Tuesday, March 27, 2018

John C. Hulsman

John C. Hulsman is president of John C. Hulsman Enterprises, a prominent global political-risk consulting firm. His books include Ethical Realism: A Vision for America's Role in the World, The Godfather Doctrine: A Foreign Policy Parable, and To Begin the World Over Again: Lawrence of Arabia from Damascus to Baghdad.

His new book is To Dare More Boldly: The Audacious Story of Political Risk.

Recently I asked Hulsman about what he was reading. His reply:
I am blessedly immersed in Elena Ferrante’s Neapolitan novels, having finished My Brilliant Friend and The Story of a New Name. While I make a living writing about history, international relations, and current events (and love reading good work on them), I find myself often drawn to fiction, in which the quality of the writing is often better and which says so much about the human condition. Both these attributes are often shockingly lacking in my discipline. For example, I make every intern I have read Hemingway and Scott Fitzgerald, for the beauty and the brevity of the prose, and what they said about the Twentieth Century. It is an effort to cleanse them of the pernicious thinking too often prevalent in the academy, that poor impenetrable writing illustrates great thinking, which is almost never true. Instead, as Forster said, they must only connect. The best fiction does this.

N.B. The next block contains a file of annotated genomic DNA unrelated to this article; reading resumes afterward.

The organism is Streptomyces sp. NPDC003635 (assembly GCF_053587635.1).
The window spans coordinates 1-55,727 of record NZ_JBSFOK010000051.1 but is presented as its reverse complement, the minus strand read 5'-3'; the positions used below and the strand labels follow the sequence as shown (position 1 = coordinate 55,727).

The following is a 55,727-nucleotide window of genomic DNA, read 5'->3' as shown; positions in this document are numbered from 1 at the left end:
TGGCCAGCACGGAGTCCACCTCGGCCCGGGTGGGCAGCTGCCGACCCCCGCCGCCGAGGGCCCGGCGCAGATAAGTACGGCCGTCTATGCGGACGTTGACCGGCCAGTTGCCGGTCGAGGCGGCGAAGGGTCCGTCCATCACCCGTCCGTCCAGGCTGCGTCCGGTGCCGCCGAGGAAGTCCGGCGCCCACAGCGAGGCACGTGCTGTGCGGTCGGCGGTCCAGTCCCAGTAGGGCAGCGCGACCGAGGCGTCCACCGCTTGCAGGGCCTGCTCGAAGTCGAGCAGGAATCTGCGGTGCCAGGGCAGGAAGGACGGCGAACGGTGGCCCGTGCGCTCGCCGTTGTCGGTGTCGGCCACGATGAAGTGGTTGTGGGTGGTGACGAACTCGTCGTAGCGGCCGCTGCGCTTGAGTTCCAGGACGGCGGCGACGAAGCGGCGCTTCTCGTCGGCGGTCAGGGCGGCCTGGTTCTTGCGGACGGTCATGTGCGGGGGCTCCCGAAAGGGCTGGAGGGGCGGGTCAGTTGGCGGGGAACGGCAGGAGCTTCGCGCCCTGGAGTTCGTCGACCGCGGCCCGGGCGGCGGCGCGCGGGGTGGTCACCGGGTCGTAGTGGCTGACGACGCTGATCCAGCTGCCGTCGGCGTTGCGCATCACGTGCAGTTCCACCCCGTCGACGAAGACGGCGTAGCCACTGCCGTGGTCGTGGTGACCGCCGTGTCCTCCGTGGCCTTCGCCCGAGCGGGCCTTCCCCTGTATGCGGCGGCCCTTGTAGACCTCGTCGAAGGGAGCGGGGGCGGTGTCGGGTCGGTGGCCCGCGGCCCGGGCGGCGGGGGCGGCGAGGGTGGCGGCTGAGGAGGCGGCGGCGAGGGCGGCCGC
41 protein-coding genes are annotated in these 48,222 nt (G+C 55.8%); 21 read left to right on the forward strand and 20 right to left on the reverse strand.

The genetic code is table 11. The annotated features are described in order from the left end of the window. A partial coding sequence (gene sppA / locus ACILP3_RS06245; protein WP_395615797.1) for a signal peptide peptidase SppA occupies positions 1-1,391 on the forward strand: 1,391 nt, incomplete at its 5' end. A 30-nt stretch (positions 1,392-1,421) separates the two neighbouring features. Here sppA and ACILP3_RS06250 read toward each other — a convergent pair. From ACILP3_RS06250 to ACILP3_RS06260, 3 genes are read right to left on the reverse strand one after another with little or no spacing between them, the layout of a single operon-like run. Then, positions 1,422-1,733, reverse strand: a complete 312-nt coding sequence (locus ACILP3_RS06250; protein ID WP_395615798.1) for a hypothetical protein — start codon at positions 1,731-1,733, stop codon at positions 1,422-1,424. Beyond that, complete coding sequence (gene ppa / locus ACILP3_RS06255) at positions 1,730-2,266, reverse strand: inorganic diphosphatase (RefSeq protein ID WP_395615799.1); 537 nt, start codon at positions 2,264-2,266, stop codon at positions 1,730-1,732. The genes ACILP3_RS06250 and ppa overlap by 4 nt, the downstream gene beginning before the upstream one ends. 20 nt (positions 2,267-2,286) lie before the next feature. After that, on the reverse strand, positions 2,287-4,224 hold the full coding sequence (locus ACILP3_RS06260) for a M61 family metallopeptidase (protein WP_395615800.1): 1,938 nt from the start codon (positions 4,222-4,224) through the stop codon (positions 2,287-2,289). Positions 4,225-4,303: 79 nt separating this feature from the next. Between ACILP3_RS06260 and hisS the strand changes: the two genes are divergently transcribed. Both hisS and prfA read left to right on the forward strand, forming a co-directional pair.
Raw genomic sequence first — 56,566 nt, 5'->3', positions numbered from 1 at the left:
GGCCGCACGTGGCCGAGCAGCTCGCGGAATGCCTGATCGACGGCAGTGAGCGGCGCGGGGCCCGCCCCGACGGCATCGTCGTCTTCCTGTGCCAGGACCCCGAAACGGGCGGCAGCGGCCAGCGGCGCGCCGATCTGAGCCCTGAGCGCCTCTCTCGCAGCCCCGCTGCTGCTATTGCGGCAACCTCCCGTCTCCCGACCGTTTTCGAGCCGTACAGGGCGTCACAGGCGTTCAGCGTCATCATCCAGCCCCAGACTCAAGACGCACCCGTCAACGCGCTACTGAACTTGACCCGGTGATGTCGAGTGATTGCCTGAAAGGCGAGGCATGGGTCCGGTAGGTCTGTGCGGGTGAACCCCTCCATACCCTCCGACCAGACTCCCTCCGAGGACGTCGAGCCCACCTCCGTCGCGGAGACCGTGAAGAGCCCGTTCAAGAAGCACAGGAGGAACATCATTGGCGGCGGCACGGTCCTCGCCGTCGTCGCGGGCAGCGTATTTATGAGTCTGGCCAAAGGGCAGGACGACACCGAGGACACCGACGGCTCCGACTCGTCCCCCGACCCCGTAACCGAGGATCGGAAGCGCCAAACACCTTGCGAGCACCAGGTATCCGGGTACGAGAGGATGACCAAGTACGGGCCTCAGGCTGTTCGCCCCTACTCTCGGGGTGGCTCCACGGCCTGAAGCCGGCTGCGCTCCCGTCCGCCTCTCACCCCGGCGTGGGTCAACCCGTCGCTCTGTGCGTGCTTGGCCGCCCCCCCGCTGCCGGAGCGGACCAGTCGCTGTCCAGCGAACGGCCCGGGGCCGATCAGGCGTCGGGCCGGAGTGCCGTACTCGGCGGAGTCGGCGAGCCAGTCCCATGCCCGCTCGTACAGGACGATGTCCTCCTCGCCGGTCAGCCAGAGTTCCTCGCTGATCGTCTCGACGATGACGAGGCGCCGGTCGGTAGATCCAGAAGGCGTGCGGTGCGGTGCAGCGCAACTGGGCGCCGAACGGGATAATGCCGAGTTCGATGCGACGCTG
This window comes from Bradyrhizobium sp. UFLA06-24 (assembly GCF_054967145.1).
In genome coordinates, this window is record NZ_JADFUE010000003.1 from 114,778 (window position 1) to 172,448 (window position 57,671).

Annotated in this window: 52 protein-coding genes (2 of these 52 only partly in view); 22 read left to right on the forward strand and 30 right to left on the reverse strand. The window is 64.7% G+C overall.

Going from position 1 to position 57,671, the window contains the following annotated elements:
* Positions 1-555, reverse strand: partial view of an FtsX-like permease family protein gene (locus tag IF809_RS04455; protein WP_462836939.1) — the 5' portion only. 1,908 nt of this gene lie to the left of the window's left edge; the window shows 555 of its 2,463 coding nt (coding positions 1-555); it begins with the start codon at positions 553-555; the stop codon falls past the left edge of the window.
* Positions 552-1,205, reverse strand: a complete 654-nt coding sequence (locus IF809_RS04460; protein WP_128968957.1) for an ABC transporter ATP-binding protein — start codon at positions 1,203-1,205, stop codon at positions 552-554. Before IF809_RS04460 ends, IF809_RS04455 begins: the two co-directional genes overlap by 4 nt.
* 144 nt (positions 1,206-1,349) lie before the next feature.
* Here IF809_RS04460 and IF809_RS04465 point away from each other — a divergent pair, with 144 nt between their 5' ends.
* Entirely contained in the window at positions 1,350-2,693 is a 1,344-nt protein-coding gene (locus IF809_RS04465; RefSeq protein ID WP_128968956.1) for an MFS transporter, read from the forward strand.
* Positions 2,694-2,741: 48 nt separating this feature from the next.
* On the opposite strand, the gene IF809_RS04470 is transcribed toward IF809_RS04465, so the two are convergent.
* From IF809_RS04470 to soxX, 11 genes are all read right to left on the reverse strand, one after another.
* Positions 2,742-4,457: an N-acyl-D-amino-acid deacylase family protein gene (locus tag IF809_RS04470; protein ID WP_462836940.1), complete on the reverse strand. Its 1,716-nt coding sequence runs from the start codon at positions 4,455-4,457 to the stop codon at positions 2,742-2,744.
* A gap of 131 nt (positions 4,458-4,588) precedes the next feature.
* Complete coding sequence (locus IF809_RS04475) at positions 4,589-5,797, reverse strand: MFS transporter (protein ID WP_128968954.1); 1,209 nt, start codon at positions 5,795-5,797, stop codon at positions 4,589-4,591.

And Ferrante certainly qualifies as the best fiction. Beautifully chronicling the life-long friendship between Lenu and Lina, it is a masterpiece of both language and psychology. My fiancé Sara (also from Naples) demanded that I read it, to understand something of where she came from and how it affects her. It did all this, taking me through exquisitely concocted pocket sketches of people and places to the perfectly constructed world of their neighbourhood. It is unflinching in pointing out the unseen and unspoken tragedies of both, the limitations of being clever women in a time and place that had little use for such people, and of the boisterous, violent, vibrant, and limiting place that they both loved and hated in equal measure. It is also masterful in illustrating both the love and more base feelings each harbors for the other, unflinching in its honesty.

I have devoured the first two novels and cannot wait to read the final pair. For joy and love unshared are wasted. In these books Ferrante has shared both. The result is marvellous.
Visit John C. Hulsman's website.

--Marshal Zeringue